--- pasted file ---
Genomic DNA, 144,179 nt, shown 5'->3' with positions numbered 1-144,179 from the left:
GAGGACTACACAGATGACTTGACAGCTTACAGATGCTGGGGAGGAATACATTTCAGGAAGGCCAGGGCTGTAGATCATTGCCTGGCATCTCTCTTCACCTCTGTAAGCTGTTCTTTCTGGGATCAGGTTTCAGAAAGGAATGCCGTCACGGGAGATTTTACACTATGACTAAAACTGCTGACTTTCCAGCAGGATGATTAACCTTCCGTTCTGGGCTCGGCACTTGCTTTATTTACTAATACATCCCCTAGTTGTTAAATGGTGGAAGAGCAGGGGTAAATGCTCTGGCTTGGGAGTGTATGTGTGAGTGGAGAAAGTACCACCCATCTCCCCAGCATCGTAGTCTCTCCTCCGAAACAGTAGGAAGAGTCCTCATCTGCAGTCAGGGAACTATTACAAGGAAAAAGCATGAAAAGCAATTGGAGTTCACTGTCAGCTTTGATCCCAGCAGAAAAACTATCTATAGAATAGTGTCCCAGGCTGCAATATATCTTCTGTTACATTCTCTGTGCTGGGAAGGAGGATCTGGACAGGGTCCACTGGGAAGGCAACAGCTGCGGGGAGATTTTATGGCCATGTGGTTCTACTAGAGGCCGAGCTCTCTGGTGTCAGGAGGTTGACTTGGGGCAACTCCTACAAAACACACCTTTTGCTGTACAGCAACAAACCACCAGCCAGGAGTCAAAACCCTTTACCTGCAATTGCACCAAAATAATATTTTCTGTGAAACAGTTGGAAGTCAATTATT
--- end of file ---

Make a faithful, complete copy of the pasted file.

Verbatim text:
Genomic DNA, 144,179 nt, shown 5'->3' with positions numbered 1-144,179 from the left:
GAGGACTACACAGATGACTTGACAGCTTACAGATGCTGGGGAGGAATACATTTCAGGAAGGCCAGGGCTGTAGATCATTGCCTGGCATCTCTCTTCACCTCTGTAAGCTGTTCTTTCTGGGATCAGGTTTCAGAAAGGAATGCCGTCACGGGAGATTTTACACTATGACTAAAACTGCTGACTTTCCAGCAGGATGATTAACCTTCCGTTCTGGGCTCGGCACTTGCTTTATTTACTAATACATCCCCTAGTTGTTAAATGGTGGAAGAGCAGGGGTAAATGCTCTGGCTTGGGAGTGTATGTGTGAGTGGAGAAAGTACCACCCATCTCCCCAGCATCGTAGTCTCTCCTCCGAAACAGTAGGAAGAGTCCTCATCTGCAGTCAGGGAACTATTACAAGGAAAAAGCATGAAAAGCAATTGGAGTTCACTGTCAGCTTTGATCCCAGCAGAAAAACTATCTATAGAATAGTGTCCCAGGCTGCAATATATCTTCTGTTACATTCTCTGTGCTGGGAAGGAGGATCTGGACAGGGTCCACTGGGAAGGCAACAGCTGCGGGGAGATTTTATGGCCATGTGGTTCTACTAGAGGCCGAGCTCTCTGGTGTCAGGAGGTTGACTTGGGGCAACTCCTACAAAACACACCTTTTGCTGTACAGCAACAAACCACCAGCCAGGAGTCAAAACCCTTTACCTGCAATTGCACCAAAATAATATTTTCTGTGAAACAGTTGGAAGTCAATTATT